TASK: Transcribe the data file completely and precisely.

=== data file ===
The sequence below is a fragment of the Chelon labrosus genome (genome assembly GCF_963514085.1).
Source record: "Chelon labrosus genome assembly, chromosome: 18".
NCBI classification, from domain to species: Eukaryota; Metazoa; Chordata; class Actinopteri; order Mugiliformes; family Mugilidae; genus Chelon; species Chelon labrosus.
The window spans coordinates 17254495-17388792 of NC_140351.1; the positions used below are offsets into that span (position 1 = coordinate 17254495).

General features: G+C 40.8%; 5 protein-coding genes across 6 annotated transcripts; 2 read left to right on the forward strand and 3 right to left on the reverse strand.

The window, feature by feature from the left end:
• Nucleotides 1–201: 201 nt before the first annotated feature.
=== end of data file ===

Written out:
The sequence below is a fragment of the Chelon labrosus genome (genome assembly GCF_963514085.1).
Source record: "Chelon labrosus genome assembly, chromosome: 18".
NCBI classification, from domain to species: Eukaryota; Metazoa; Chordata; class Actinopteri; order Mugiliformes; family Mugilidae; genus Chelon; species Chelon labrosus.
The window spans coordinates 17254495-17388792 of NC_140351.1; the positions used below are offsets into that span (position 1 = coordinate 17254495).

General features: G+C 40.8%; 5 protein-coding genes across 6 annotated transcripts; 2 read left to right on the forward strand and 3 right to left on the reverse strand.

The window, feature by feature from the left end:
• Nucleotides 1–201: 201 nt before the first annotated feature.